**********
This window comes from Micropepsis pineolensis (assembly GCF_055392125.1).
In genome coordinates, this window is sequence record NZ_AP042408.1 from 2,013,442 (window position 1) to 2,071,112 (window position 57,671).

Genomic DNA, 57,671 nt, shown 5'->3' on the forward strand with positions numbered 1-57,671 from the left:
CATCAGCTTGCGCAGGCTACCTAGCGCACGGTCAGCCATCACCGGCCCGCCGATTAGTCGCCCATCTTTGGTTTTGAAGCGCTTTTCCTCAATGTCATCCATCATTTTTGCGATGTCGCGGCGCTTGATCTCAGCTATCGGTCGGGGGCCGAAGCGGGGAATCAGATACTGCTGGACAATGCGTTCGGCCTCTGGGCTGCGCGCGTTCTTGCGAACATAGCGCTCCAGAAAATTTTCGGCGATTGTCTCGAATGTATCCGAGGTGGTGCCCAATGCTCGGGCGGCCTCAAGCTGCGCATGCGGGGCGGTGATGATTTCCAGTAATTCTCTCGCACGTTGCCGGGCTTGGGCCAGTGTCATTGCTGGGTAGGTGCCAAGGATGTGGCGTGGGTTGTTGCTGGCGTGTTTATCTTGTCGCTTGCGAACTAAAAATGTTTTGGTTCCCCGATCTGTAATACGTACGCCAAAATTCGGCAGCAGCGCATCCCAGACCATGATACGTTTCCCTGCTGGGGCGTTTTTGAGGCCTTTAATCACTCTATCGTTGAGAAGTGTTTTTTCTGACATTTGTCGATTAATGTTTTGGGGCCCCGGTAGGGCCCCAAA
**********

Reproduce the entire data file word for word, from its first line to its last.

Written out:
This window comes from Micropepsis pineolensis (assembly GCF_055392125.1).
In genome coordinates, this window is sequence record NZ_AP042408.1 from 2,013,442 (window position 1) to 2,071,112 (window position 57,671).

Genomic DNA, 57,671 nt, shown 5'->3' on the forward strand with positions numbered 1-57,671 from the left:
CATCAGCTTGCGCAGGCTACCTAGCGCACGGTCAGCCATCACCGGCCCGCCGATTAGTCGCCCATCTTTGGTTTTGAAGCGCTTTTCCTCAATGTCATCCATCATTTTTGCGATGTCGCGGCGCTTGATCTCAGCTATCGGTCGGGGGCCGAAGCGGGGAATCAGATACTGCTGGACAATGCGTTCGGCCTCTGGGCTGCGCGCGTTCTTGCGAACATAGCGCTCCAGAAAATTTTCGGCGATTGTCTCGAATGTATCCGAGGTGGTGCCCAATGCTCGGGCGGCCTCAAGCTGCGCATGCGGGGCGGTGATGATTTCCAGTAATTCTCTCGCACGTTGCCGGGCTTGGGCCAGTGTCATTGCTGGGTAGGTGCCAAGGATGTGGCGTGGGTTGTTGCTGGCGTGTTTATCTTGTCGCTTGCGAACTAAAAATGTTTTGGTTCCCCGATCTGTAATACGTACGCCAAAATTCGGCAGCAGCGCATCCCAGACCATGATACGTTTCCCTGCTGGGGCGTTTTTGAGGCCTTTAATCACTCTATCGTTGAGAAGTGTTTTTTCTGACATTTGTCGATTAATGTTTTGGGGCCCCGGTAGGGCCCCAAA